“None of these violent incidents were classified by CST as ‘Extreme Violence’, which would mean they involved potential grievous bodily harm or a threat to life,” the report said. “There were 38 incidents of Damage and Desecration of Jewish property in the first six months of 2019; 710 incidents of Abusive Behaviour, including verbal abuse, antisemitic graffiti, antisemitic abuse via social media and one-off cases of hate mail; 49 direct antisemitic threats; and ten cases of mass-mailed antisemitic leaflets or emails.”

Almost two thirds of the 892 antisemitic incidents reported were recorded in Greater London and Greater Manchester, the two largest Jewish communities in the UK.

However, the CST noted that there was a slight decrease - 1% - in the number of antisemitic incidents that took place in both cities.

Despite the small decrease in these cities, antisemitic attacks outside Greater London and Greater Manchester are on the up.

“[The] CST recorded an increase in antisemitic incidents outside London and Manchester, from 226 incidents in the first half of 2018 to 316 this year,” it said. “ This included 43 antisemitic incidents in Hertfordshire, 34 in Merseyside, 18 in Gateshead, 15 in Leeds, 12 in Birmingham and 11 in Wales.

Reacting to the report, Board of Deputies of British Jewry president Marie van der Zyl said that “yet again, the CST has recorded the highest-ever number of antisemitic incidents for the first six months of 2019, surpassing last year’s total, which was itself a record.

“The report shows a 46% rise in incidents of anti-Jewish racism on social media and over 100 were specifically related to alleged antisemitism within the Labour Party,” she said “This makes shameful reading for the party’s leadership.”

Lambasting Labour, she stressed that they “must finally take the steps required to rid their party of this appalling racism.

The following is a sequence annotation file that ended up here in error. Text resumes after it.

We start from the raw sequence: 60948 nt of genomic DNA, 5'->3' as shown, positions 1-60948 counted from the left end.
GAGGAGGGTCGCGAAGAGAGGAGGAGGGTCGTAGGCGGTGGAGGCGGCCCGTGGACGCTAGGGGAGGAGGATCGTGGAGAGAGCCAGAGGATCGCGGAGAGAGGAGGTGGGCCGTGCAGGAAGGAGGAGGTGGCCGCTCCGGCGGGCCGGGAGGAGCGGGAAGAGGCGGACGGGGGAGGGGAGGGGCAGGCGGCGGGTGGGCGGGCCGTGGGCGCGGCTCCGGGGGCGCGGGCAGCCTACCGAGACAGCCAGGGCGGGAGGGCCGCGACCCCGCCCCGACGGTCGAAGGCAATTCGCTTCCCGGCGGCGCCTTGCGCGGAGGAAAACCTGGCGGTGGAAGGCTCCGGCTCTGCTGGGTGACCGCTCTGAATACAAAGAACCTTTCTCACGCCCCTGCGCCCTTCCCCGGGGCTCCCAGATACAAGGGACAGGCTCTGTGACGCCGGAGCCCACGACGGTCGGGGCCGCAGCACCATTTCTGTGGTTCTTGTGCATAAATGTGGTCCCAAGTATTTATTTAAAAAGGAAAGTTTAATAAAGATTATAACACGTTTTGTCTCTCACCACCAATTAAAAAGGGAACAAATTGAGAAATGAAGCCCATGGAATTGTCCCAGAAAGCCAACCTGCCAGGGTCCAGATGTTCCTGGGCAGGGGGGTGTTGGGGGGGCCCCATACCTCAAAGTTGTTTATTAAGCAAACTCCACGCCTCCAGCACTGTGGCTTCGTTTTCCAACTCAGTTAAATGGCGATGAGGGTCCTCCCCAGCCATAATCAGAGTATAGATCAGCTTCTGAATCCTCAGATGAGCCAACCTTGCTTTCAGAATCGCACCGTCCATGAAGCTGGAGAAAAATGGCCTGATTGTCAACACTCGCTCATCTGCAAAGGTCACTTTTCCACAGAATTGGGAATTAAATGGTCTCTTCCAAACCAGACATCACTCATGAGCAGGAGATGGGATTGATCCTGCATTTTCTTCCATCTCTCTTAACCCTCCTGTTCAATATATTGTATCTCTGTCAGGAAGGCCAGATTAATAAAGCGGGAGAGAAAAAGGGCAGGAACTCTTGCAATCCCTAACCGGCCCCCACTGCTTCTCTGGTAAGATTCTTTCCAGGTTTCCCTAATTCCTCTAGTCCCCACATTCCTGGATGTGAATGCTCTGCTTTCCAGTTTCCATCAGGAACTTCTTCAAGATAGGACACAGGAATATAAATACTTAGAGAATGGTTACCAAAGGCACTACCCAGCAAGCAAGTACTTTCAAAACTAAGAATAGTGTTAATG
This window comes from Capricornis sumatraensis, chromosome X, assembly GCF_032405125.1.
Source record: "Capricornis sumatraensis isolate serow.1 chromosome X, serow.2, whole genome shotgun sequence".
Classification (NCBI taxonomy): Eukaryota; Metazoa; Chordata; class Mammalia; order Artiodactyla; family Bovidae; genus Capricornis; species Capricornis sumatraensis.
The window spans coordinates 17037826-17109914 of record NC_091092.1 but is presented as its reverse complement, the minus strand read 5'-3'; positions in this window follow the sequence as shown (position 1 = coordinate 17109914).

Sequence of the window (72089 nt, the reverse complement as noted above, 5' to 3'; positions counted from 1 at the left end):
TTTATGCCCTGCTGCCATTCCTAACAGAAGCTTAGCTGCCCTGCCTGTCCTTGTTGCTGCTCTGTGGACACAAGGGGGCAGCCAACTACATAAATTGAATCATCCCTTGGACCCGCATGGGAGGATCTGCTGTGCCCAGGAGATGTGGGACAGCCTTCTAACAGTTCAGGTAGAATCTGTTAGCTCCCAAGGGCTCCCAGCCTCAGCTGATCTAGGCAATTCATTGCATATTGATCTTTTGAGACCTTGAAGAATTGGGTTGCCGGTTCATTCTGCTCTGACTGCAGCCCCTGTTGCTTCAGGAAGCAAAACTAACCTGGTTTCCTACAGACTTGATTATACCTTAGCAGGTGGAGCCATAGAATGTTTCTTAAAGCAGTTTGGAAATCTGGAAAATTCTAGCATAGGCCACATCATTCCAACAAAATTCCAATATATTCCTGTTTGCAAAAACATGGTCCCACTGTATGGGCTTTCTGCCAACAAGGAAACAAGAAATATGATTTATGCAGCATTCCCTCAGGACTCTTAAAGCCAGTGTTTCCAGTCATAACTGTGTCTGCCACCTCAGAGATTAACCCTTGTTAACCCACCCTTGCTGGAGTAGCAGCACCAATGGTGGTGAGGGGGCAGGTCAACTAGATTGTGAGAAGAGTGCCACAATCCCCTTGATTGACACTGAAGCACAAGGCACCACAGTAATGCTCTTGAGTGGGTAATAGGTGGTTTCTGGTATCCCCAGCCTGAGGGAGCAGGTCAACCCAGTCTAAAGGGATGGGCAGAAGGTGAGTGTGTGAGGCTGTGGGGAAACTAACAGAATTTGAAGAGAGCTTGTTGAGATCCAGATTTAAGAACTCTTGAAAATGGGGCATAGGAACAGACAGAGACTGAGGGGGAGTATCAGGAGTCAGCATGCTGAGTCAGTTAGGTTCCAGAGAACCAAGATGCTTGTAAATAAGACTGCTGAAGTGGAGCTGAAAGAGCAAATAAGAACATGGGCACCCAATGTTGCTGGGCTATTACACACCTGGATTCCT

“Defeating the evil of antisemitism will take a concerted effort by the country’s political leadership and civil society to ensure that this country remains a safe and happy place for the Jewish community,“ she concluded.

Commenting on the report, CST chief executive David Delew said that, “the problem is spreading across the country and online; it reflects deepening divisions in our society; and it is causing increasing anxiety in the Jewish community.

“It will take people of all communities and backgrounds standing together to turn this tide of hate around,” he stressed.

Assistant Chief Constable Mark Hamilton of the UK National Police Chiefs’ Council Lead for Hate Crime, responded to the record-high numbers with concern.

“It can never be acceptable to abuse someone because of their ethnicity or religion, but we see that there are still far too many [people] in our society who are prepared to act illegally, fueled by global events, divisions in our own society or by bigoted ideologies,” he said.

He vowed that the police “will continue to improve our services to victims and to help bring offenders to justice.

“It is always concerning to see indicators of increased hate crime... We will be working with analysts when the national crime data is released in autumn, to establish whether these increases reflect a greater incidence of hate crime or further improvements in reporting levels,” Hamilton added.